James Whale: the last of the radio’s trolls - by Mara Naile-Akim
So James Whale has fallen foul of the broadcasting rules (although he since has been reinstated having apologised). I am surprised he lasted until 2018 in an age of ever-increasing sensitivity. I associate him with a bygone era of radio broadcasting, one when you could offend people live on air in ways that now get you sacked. It was also a time of innocence, when ideas now seen as ‘alt-right’ seemed just a anguished fringe cry against the status quo.
I never liked listening to music; the background noise in my life was provided by talk radio, and of that two things in particular: politics and sport. But I found mainstream politics boring, full of people who always agreed and only differed on (what seemed back then) minor issues. It is not that I disagreed with a lot of what they said, it just did not make very exciting radio. Sport was different, full of manufactured controversy and tribal rivalries. And there was one station that promised sports chat all around the clock. This was TalkSport.
As I soon discovered, sport was not all: there were also shows that could be loosely described as ‘being up in arms about the state of the world’: the vast majority were phone-ins. It was cheap and cheerful: no need to produce costly programs, do research, do actual journalism. After the newsreader is done, the presenter just talks to callers, radio content provided for free by the consumer themselves. At night, they did not even bother with call filtering: the presenter was tasked with cutting you off in case you broke the broadcasting rules.
They hired some of the most provocative and controversial people they could get away with and gave them the freedom of the airwaves to unleash themselves on the callers. Some callers would be trolled in various interesting ways, as the presenter adopted provocative, typically right-wing, positions. With others, there was enthusiastic agreement and a meeting of souls. All this was to outrage the listener into either violently disagreeing or violently agreeing with the presenter. And then, hopefully, calling themselves, or at least staying tuned in and keeping the advertisers happy.
Not every program trolled people: Hawksbee and Jacobs, Tom Watt, Alvin Martin and many others were genuine nice guys, capable of talking for three hours without ridiculing a listener or going out on a limb to provoke a reaction. But they were the conventional ones, alongside a host of trolls: for instance Mike Parry and Adrian Durham still, to this day, troll on the sports programs. The colourful former Ipswich striker Alan Brazil did not even need to troll, as he was known to succeed in causing offence by just being himself.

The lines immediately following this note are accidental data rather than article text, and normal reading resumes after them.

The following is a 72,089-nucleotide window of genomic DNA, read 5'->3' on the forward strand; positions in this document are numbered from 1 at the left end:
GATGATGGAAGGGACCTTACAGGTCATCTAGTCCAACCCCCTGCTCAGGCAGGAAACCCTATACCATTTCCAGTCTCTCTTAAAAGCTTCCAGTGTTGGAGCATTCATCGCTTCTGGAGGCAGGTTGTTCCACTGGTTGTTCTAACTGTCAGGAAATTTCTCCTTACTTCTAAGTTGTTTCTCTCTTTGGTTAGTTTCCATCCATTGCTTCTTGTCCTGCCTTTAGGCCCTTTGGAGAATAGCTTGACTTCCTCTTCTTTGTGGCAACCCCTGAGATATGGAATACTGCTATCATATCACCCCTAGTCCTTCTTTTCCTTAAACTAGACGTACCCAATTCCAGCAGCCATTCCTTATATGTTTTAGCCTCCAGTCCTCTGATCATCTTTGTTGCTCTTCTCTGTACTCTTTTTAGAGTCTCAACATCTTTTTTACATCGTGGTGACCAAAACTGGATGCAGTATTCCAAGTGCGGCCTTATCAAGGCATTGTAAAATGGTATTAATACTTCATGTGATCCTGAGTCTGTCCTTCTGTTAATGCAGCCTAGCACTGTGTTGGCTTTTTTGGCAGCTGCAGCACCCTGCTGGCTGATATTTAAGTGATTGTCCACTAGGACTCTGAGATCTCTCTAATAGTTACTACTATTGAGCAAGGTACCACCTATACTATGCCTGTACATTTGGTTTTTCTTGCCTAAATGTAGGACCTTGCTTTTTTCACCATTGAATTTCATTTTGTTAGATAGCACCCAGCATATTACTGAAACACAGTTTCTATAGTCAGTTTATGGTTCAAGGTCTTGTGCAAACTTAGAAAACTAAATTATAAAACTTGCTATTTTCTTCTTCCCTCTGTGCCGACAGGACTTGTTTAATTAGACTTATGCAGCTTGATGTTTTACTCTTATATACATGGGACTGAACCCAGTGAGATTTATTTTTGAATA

Two presenters stood out on the political shows: Whale and Mike Dickin, who, sadly, died in a car accident a few years later. Later, they were joined by the comically extreme American Charlie Wolf and a certain George Galloway, fresh from being expelled by Labour. (It was in fact Galloway who filled in for Whale during the latter’s suspension). Before Galloway joined up, I had an impression of TalkSport as a right-wing propaganda channel, but his appointment made it clear that they were in it purely to see how much outrage they could generate. Galloway even joked about protests by Jewish students outside the studios: you could make those jokes on radio back then.
Whale, for his part, delighted in winding up ‘the lefties’. Alongside ripping ordinary callers to shreds (‘he has a go at them but they still keep phoning in’, Alan Brazil would marvel the next morning), he would cold-call CND campaigners or diversity officers and troll them in the way a right-wing troll would nowadays troll a left-wing message-board. Sometimes, he would, bucking the trend, randomly take to his interlocutor and be nice. He invited controversial guests too: once, he invited a author of a book about how Muslim immigration endangered the European civilisation. Back then, you could get away with that also: it seemed mostly harmless, much like Yuri Geller, one of Whale’s regular guests.
It was a wonderful array of trolls. Sometimes they would troll intentionally, often they would just give freedom to their nasty selves. The cliches, the terminology, the emotive lingo, the personal attacks against anyone who disagreed — it was all there, recognisable to anyone who has ever encountered a troll online (which by now is, let’s face it, pretty much everybody). And many of the current populist right-wing causes celebres were there as well: the hate of the ‘left-wing’ BBC, talk of terrorists supposedly trying to get into Britain as asylum seekers, the criticism of the war in Iraq on the grounds that ‘we should keep our boys home and mind our business’, the euroscepticism, the casual sexism, the global warming denial, the lot.
I drifted away from TalkSport by around 2006. This was before Farage, before UKIP rose as a strong force, and so the whole station was politically in opposition to everybody, with no mast to nail their colours to. It all seemed so innocent back then, at the height of New Labour: they sounded like dinosaurs from a bygone age, like provocateurs trying to generate ratings for a recently created radio station through baiting supporters of the status quo and preaching to an ever-dwindling choir.
Clearly, this was not the case. I do not know if the station (owned, of course, by Murdoch) was set up to clandestinely undermine New Labour or purely to gain listener figures by any means necessary. But the trolling, aggressive brand of the right-wing populism it promoted came back with a vengeance later.